want to shut off our water!” I also saw the woman from the bar, smiling
and offering people pastries and bottled water: it was Lynn McCrory,
Pulama’s senior vice president of government affairs.
On
Sept. 12, Pulama suddenly stopped construction at the desalination
plant. It was unclear when — or even if — it would restart. “Sounds like
the baby couldn’t get his way,” Ornellas, the head of the Planning
Commission, told me. “It’s sad it had to come to this.”
Before I’d ever
been to Lanai, I watched a public-television interview online with a
man named Kepa Maly, who was an authority on the island’s cultural
history, and an unlikely one. He wasn’t Hawaiian but a white man in a
faded aloha shirt, with large, wire-frame glasses and a soft, breathy
voice. Even on the Internet, everything about him felt welcoming and
also a little square. He reminded me of a children’s folk singer from
the ’70s.
Maly
was born on Oahu, he explained to the interviewer. As a child, he felt
disconnected and lost, and eventually he was taken in by the Kaopuikis,
one of Lanai’s oldest families. Mr. and Mrs. Kaopuiki were born in the
1890s, 30 years before James Dole planted his first pineapple on Lanai,
and they raised Maly the way they raised their 14 other children:
speaking Hawaiian and steeped in the island’s history and traditions.
Maly was enthralled, and ever since he has dedicated his life to
perpetuating traditional Hawaiian culture. He was now executive director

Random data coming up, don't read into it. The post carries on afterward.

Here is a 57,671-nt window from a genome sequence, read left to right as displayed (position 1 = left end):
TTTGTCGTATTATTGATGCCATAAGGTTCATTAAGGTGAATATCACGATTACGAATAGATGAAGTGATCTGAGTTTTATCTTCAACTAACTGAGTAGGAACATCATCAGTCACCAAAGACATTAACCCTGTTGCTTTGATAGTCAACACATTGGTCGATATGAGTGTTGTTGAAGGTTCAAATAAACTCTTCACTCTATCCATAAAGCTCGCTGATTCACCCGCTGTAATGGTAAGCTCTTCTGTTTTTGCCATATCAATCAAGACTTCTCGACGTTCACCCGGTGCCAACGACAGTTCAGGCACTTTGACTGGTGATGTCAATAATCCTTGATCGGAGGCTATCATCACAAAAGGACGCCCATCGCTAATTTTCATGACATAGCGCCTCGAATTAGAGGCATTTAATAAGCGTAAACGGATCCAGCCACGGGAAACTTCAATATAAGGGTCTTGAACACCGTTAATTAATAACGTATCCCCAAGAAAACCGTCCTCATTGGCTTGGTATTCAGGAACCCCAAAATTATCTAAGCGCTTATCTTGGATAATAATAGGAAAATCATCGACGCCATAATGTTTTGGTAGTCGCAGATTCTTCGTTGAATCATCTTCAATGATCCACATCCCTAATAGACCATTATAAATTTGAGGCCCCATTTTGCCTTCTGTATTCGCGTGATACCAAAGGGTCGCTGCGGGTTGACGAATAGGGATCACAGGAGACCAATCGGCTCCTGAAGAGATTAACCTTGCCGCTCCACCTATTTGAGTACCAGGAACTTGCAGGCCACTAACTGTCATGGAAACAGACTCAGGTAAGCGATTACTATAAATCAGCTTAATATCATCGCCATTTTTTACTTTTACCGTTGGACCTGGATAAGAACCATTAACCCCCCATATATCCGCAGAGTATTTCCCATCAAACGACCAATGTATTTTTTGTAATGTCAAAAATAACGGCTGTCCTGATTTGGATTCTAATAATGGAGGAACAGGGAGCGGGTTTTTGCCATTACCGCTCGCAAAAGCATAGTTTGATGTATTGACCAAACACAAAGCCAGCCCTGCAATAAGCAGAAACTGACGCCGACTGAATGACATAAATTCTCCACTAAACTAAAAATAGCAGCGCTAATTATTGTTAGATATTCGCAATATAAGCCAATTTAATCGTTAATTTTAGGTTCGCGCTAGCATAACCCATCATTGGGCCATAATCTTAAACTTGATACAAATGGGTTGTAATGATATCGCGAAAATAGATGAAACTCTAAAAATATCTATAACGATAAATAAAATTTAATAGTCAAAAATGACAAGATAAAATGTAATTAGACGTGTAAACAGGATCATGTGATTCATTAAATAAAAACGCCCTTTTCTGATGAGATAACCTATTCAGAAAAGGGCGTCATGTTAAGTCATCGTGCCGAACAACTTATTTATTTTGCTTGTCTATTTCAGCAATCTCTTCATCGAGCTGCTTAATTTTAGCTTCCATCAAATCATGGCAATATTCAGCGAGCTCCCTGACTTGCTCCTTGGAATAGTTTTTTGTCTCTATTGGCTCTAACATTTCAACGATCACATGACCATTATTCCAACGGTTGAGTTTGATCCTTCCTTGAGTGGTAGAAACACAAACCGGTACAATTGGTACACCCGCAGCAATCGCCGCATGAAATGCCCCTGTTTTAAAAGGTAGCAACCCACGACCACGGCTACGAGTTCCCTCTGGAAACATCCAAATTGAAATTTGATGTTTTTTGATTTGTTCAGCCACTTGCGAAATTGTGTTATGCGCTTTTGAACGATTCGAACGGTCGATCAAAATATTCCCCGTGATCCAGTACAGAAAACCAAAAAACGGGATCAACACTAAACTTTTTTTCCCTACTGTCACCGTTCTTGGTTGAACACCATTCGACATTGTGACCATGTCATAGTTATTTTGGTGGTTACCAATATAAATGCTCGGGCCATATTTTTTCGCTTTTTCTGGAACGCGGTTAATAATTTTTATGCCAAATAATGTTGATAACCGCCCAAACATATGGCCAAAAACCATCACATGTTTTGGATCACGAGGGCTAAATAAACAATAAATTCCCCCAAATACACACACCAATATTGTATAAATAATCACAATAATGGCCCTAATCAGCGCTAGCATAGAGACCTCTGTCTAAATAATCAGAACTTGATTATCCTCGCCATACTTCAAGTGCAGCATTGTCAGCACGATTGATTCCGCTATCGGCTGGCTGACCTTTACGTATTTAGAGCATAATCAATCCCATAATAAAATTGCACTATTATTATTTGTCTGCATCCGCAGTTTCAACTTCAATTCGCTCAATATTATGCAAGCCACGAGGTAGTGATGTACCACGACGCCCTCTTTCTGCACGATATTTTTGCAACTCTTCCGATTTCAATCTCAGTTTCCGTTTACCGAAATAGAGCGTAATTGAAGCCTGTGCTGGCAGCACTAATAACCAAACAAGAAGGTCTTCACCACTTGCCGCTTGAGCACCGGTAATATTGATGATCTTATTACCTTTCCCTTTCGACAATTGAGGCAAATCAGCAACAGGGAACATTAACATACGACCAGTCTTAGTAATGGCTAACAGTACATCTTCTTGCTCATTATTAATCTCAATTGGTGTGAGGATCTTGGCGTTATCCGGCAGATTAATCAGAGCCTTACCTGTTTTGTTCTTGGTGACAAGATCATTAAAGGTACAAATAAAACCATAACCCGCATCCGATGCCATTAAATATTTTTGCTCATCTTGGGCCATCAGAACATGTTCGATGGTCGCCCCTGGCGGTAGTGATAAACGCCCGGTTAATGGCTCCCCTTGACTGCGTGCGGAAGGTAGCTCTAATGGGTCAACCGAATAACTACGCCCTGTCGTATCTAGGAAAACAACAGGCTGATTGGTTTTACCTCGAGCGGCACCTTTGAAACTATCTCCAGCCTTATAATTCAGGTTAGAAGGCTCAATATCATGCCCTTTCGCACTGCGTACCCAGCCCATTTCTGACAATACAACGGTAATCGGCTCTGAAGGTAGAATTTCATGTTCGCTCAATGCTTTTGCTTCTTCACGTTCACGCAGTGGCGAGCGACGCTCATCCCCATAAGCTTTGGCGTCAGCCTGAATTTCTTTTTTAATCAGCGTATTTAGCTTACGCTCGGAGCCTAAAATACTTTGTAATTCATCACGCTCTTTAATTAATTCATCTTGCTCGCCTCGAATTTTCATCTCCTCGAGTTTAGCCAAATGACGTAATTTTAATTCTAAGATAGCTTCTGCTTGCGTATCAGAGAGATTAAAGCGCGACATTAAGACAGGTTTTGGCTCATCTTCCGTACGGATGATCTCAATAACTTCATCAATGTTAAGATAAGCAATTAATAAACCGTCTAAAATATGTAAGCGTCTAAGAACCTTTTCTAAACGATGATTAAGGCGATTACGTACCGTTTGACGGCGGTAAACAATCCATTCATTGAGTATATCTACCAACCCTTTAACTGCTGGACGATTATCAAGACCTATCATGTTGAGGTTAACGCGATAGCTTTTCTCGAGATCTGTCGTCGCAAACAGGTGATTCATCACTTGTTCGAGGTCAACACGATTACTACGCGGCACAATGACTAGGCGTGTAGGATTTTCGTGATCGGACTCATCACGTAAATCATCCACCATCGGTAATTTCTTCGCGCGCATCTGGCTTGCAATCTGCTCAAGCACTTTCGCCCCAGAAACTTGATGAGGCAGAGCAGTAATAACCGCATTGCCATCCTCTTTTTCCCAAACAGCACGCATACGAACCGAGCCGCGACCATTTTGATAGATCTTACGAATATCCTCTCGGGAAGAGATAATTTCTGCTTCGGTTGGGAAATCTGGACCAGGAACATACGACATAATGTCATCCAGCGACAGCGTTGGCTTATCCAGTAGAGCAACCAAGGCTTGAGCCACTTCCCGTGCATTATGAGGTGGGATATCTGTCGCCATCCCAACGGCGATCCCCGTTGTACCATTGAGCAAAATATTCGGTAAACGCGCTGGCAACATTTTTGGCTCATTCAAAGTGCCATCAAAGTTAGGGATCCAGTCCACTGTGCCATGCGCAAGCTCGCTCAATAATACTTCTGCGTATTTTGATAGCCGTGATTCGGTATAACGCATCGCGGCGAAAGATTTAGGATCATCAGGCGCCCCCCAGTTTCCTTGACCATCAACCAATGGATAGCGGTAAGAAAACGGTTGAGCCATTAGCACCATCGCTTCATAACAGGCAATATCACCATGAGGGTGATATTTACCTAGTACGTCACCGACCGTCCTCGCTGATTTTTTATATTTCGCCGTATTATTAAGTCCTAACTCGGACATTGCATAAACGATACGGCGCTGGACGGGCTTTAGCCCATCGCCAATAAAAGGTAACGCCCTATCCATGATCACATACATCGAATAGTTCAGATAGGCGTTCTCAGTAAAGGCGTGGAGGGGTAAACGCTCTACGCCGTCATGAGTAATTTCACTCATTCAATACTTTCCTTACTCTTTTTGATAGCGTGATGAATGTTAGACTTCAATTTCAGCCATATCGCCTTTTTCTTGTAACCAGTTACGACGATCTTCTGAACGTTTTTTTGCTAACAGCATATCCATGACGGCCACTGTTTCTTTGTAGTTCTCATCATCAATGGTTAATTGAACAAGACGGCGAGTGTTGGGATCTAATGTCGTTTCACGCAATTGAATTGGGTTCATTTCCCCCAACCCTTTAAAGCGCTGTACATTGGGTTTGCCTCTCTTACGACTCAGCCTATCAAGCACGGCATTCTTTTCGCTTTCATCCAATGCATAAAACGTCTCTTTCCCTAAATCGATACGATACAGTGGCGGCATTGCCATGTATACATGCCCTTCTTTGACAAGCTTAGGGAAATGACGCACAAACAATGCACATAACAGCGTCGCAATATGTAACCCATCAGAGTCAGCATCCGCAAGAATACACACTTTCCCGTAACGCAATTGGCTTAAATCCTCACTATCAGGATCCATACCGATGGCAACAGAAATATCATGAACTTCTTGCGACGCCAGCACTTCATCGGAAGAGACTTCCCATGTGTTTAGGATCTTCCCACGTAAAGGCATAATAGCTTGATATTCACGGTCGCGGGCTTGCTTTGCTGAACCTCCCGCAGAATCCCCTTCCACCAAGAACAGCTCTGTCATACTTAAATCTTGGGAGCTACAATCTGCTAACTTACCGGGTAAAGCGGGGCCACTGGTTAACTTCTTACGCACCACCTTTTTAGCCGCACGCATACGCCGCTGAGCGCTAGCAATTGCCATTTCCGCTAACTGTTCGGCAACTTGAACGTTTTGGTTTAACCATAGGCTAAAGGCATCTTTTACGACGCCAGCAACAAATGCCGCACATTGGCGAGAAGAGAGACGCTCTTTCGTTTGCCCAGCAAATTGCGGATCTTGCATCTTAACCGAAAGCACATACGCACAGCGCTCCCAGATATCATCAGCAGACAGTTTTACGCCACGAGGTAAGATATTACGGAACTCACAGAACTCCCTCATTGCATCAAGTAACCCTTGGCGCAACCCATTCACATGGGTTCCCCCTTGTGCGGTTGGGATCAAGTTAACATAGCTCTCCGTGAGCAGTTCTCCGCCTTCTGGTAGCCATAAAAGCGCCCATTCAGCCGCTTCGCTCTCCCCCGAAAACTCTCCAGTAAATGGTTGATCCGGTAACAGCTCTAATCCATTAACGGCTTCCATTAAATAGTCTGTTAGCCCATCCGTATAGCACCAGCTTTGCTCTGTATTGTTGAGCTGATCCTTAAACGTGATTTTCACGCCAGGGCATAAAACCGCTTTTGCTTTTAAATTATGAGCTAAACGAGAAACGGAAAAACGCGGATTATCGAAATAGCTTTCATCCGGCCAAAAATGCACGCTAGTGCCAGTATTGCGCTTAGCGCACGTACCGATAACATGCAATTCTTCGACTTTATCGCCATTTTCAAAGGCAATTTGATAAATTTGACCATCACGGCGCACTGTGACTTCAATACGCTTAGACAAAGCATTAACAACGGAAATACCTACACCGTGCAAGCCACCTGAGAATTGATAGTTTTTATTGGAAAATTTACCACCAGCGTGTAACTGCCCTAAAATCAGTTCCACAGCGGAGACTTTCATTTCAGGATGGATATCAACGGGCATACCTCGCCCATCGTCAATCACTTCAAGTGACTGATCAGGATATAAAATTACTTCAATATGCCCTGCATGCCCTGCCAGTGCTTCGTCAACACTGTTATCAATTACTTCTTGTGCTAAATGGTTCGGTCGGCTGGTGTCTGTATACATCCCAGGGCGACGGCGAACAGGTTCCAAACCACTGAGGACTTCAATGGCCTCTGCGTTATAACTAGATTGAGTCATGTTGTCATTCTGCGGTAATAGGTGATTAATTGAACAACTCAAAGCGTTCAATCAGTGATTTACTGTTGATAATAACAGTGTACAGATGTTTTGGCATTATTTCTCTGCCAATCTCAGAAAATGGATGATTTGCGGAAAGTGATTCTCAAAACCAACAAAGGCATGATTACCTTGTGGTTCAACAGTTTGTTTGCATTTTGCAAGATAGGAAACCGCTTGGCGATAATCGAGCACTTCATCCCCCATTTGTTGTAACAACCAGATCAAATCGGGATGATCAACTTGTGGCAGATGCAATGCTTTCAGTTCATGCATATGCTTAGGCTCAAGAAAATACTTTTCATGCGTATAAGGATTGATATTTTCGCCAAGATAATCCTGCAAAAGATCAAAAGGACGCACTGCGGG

of the Lanai Culture and Heritage Center, a nonprofit museum at the top
of Dole Park. Kepa was the name the Kaopuikis gave him. It means “to
embrace.”
I
called Maly, but never heard back. So one afternoon in March, I knocked
on the door of the small blue house where I was told he worked. I’d
just started to introduce myself when the openness on his face collapsed
into what seemed like embarrassment. He knew who I was, he said. “I
guess it was rude not to call you back. But I have to be cautious.” The
thing was, he’d taken a job at Pulama Lanai. He wanted to talk with me,
but I needed to clear it with the company first. After some phone calls,
and another fruitless face-off with the impregnable Roger, the company
surprised me: I would be allowed to interview Maly the next day.
“My
experience with the previous owner was a challenging one,” he explained
when we reconvened. But all that difficulty went away when Ellison
arrived. “It was really awesome!” he said. Last year, Pulama hired him
as its senior vice president of culture and historic preservation. He
has 10 employees now. A crew was out that afternoon clearing the area
around the religious center of ancient Lanai, and they’d soon be
restoring ancient fish ponds and taro fields. It was the sort of
stewardship he’d continually asked the island’s previous ownership to
support. “Now, all the things we were talking about, but really
struggling on, we are out in the field doing,” he said.
Maly
had not yet met Ellison, but he believed that Ellison understood that
investing in the preservation of Lanai’s culture and history is, at the
very least, good business. Today’s tourists, especially wealthy ones,